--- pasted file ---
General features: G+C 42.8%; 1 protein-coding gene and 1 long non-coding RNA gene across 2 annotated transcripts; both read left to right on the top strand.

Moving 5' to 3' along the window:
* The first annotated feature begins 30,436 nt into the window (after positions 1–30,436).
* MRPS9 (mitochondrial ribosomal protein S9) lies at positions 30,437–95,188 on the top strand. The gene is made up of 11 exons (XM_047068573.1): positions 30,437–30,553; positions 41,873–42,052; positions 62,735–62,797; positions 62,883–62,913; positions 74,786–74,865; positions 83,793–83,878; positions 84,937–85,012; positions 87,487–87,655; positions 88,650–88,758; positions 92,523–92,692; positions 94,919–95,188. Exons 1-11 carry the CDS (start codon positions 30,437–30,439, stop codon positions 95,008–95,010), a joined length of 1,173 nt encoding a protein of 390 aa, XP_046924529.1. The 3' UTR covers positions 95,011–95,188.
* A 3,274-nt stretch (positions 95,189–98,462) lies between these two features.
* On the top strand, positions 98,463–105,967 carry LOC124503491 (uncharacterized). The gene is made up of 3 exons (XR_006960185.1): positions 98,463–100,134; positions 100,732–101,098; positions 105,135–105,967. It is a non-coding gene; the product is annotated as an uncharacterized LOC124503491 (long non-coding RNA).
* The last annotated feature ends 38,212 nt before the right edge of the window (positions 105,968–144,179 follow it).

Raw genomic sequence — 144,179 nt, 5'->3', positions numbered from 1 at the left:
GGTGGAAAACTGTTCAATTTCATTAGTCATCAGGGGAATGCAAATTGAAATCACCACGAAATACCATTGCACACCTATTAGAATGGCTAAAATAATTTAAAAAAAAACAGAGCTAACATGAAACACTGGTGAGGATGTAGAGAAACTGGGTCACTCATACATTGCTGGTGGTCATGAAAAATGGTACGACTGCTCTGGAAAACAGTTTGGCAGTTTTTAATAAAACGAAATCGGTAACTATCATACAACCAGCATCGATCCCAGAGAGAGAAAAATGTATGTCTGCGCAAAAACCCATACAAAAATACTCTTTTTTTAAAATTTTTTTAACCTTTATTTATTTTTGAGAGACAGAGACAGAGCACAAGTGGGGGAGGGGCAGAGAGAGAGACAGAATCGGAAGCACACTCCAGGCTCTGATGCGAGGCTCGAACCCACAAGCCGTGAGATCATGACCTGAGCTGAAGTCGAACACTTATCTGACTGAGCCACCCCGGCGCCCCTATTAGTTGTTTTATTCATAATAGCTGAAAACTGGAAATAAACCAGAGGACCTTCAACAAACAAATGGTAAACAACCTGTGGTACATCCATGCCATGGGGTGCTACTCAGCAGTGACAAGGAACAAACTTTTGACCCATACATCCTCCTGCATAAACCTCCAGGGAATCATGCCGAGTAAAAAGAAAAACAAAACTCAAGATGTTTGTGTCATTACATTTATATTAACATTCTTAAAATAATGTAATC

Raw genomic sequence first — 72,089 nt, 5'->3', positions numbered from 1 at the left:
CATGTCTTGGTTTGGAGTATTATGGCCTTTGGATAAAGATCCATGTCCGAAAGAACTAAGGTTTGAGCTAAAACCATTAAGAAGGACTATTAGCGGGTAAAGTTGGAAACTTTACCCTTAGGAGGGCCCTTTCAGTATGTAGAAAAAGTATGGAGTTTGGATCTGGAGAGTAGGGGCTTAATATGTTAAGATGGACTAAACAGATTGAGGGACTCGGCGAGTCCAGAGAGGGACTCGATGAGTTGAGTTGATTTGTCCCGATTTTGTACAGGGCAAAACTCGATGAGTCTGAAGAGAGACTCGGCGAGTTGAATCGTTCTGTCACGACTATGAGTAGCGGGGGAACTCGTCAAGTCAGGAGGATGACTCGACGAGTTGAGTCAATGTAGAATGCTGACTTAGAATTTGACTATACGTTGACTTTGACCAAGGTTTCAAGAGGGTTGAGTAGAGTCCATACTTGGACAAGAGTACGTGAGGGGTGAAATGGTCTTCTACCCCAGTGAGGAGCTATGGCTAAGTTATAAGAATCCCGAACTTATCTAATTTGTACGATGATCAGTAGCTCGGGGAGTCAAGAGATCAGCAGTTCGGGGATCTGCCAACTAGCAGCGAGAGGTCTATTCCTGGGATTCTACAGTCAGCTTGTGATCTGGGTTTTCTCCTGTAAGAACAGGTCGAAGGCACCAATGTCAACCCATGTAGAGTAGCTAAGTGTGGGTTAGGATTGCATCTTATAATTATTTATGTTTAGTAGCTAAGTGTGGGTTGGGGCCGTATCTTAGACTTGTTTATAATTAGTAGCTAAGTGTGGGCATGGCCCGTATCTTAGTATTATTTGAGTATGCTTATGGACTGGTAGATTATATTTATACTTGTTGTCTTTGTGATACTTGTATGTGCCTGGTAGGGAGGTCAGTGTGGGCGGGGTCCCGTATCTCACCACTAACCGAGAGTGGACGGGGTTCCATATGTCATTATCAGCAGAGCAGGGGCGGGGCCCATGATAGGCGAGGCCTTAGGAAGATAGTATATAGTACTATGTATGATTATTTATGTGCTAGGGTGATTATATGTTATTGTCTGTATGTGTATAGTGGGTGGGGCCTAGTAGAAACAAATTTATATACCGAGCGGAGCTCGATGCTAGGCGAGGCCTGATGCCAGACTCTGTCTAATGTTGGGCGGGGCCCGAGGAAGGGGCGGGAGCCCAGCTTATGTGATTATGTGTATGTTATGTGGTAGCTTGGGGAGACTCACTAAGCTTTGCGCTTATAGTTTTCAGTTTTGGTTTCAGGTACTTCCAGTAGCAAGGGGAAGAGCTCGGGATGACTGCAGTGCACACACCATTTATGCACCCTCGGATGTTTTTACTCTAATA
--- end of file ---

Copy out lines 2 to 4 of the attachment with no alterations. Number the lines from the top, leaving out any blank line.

Moving 5' to 3' along the window:
* The first annotated feature begins 30,436 nt into the window (after positions 1–30,436).
* MRPS9 (mitochondrial ribosomal protein S9) lies at positions 30,437–95,188 on the top strand. The gene is made up of 11 exons (XM_047068573.1): positions 30,437–30,553; positions 41,873–42,052; positions 62,735–62,797; positions 62,883–62,913; positions 74,786–74,865; positions 83,793–83,878; positions 84,937–85,012; positions 87,487–87,655; positions 88,650–88,758; positions 92,523–92,692; positions 94,919–95,188. Exons 1-11 carry the CDS (start codon positions 30,437–30,439, stop codon positions 95,008–95,010), a joined length of 1,173 nt encoding a protein of 390 aa, XP_046924529.1. The 3' UTR covers positions 95,011–95,188.